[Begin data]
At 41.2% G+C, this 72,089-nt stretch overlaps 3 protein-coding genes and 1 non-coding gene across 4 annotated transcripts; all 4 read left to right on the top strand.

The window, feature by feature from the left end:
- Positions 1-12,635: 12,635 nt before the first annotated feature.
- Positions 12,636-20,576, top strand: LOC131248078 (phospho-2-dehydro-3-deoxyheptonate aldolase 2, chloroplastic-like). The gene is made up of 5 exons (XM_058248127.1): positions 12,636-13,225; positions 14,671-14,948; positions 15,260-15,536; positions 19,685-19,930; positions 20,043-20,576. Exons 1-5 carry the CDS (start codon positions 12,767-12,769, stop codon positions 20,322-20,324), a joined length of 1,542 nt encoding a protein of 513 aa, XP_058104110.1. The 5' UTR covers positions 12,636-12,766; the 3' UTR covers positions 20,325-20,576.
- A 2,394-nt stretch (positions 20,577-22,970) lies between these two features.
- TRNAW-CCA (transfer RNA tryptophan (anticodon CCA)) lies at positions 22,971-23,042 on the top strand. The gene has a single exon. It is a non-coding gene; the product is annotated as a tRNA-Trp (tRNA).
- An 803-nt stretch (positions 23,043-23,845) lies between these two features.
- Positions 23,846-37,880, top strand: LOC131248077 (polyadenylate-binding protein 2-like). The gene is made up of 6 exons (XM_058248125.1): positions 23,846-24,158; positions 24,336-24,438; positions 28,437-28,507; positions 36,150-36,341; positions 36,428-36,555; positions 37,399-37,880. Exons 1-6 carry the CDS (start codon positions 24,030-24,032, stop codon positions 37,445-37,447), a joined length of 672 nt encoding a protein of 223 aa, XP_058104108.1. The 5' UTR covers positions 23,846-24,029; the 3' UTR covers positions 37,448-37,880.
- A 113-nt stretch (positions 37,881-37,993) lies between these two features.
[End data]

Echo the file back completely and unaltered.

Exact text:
At 41.2% G+C, this 72,089-nt stretch overlaps 3 protein-coding genes and 1 non-coding gene across 4 annotated transcripts; all 4 read left to right on the top strand.

The window, feature by feature from the left end:
- Positions 1-12,635: 12,635 nt before the first annotated feature.
- Positions 12,636-20,576, top strand: LOC131248078 (phospho-2-dehydro-3-deoxyheptonate aldolase 2, chloroplastic-like). The gene is made up of 5 exons (XM_058248127.1): positions 12,636-13,225; positions 14,671-14,948; positions 15,260-15,536; positions 19,685-19,930; positions 20,043-20,576. Exons 1-5 carry the CDS (start codon positions 12,767-12,769, stop codon positions 20,322-20,324), a joined length of 1,542 nt encoding a protein of 513 aa, XP_058104110.1. The 5' UTR covers positions 12,636-12,766; the 3' UTR covers positions 20,325-20,576.
- A 2,394-nt stretch (positions 20,577-22,970) lies between these two features.
- TRNAW-CCA (transfer RNA tryptophan (anticodon CCA)) lies at positions 22,971-23,042 on the top strand. The gene has a single exon. It is a non-coding gene; the product is annotated as a tRNA-Trp (tRNA).
- An 803-nt stretch (positions 23,043-23,845) lies between these two features.
- Positions 23,846-37,880, top strand: LOC131248077 (polyadenylate-binding protein 2-like). The gene is made up of 6 exons (XM_058248125.1): positions 23,846-24,158; positions 24,336-24,438; positions 28,437-28,507; positions 36,150-36,341; positions 36,428-36,555; positions 37,399-37,880. Exons 1-6 carry the CDS (start codon positions 24,030-24,032, stop codon positions 37,445-37,447), a joined length of 672 nt encoding a protein of 223 aa, XP_058104108.1. The 5' UTR covers positions 23,846-24,029; the 3' UTR covers positions 37,448-37,880.
- A 113-nt stretch (positions 37,881-37,993) lies between these two features.